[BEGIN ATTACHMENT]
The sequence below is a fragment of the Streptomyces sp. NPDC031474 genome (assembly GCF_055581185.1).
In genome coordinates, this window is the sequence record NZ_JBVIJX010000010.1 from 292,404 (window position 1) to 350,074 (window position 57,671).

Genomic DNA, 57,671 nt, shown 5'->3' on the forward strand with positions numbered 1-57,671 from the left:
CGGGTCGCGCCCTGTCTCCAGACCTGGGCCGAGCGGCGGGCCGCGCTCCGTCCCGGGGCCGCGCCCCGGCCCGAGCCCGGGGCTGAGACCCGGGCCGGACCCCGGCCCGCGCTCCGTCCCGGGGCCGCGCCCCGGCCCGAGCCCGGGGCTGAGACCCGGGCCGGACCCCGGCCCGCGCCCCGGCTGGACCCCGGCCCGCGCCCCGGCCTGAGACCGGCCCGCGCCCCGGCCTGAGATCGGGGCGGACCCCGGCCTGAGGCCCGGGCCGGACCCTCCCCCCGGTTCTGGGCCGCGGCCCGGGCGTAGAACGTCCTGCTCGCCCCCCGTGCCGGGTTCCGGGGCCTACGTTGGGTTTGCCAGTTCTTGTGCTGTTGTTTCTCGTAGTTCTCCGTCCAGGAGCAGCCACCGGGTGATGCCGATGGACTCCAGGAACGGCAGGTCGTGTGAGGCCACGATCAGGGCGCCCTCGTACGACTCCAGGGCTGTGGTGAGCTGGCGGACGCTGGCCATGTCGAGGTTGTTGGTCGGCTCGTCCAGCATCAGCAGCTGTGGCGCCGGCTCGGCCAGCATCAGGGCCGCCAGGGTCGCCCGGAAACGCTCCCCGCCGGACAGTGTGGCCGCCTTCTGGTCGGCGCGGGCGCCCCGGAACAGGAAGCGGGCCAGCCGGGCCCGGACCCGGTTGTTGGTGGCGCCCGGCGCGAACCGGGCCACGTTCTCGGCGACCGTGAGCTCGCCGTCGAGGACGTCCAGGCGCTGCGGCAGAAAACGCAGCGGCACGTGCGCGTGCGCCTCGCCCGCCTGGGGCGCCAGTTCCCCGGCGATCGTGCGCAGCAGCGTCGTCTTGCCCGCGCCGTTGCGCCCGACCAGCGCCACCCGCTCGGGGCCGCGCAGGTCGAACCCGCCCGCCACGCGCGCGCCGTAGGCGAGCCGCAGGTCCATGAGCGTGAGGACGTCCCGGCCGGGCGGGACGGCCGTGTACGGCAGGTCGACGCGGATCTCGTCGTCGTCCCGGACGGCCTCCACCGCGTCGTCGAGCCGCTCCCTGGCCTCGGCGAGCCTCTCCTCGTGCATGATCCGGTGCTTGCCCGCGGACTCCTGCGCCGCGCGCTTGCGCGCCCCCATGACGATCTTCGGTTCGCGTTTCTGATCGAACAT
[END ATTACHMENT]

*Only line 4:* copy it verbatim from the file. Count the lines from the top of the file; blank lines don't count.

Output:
CGGGTCGCGCCCTGTCTCCAGACCTGGGCCGAGCGGCGGGCCGCGCTCCGTCCCGGGGCCGCGCCCCGGCCCGAGCCCGGGGCTGAGACCCGGGCCGGACCCCGGCCCGCGCTCCGTCCCGGGGCCGCGCCCCGGCCCGAGCCCGGGGCTGAGACCCGGGCCGGACCCCGGCCCGCGCCCCGGCTGGACCCCGGCCCGCGCCCCGGCCTGAGACCGGCCCGCGCCCCGGCCTGAGATCGGGGCGGACCCCGGCCTGAGGCCCGGGCCGGACCCTCCCCCCGGTTCTGGGCCGCGGCCCGGGCGTAGAACGTCCTGCTCGCCCCCCGTGCCGGGTTCCGGGGCCTACGTTGGGTTTGCCAGTTCTTGTGCTGTTGTTTCTCGTAGTTCTCCGTCCAGGAGCAGCCACCGGGTGATGCCGATGGACTCCAGGAACGGCAGGTCGTGTGAGGCCACGATCAGGGCGCCCTCGTACGACTCCAGGGCTGTGGTGAGCTGGCGGACGCTGGCCATGTCGAGGTTGTTGGTCGGCTCGTCCAGCATCAGCAGCTGTGGCGCCGGCTCGGCCAGCATCAGGGCCGCCAGGGTCGCCCGGAAACGCTCCCCGCCGGACAGTGTGGCCGCCTTCTGGTCGGCGCGGGCGCCCCGGAACAGGAAGCGGGCCAGCCGGGCCCGGACCCGGTTGTTGGTGGCGCCCGGCGCGAACCGGGCCACGTTCTCGGCGACCGTGAGCTCGCCGTCGAGGACGTCCAGGCGCTGCGGCAGAAAACGCAGCGGCACGTGCGCGTGCGCCTCGCCCGCCTGGGGCGCCAGTTCCCCGGCGATCGTGCGCAGCAGCGTCGTCTTGCCCGCGCCGTTGCGCCCGACCAGCGCCACCCGCTCGGGGCCGCGCAGGTCGAACCCGCCCGCCACGCGCGCGCCGTAGGCGAGCCGCAGGTCCATGAGCGTGAGGACGTCCCGGCCGGGCGGGACGGCCGTGTACGGCAGGTCGACGCGGATCTCGTCGTCGTCCCGGACGGCCTCCACCGCGTCGTCGAGCCGCTCCCTGGCCTCGGCGAGCCTCTCCTCGTGCATGATCCGGTGCTTGCCCGCGGACTCCTGCGCCGCGCGCTTGCGCGCCCCCATGACGATCTTCGGTTCGCGTTTCTGATCGAACAT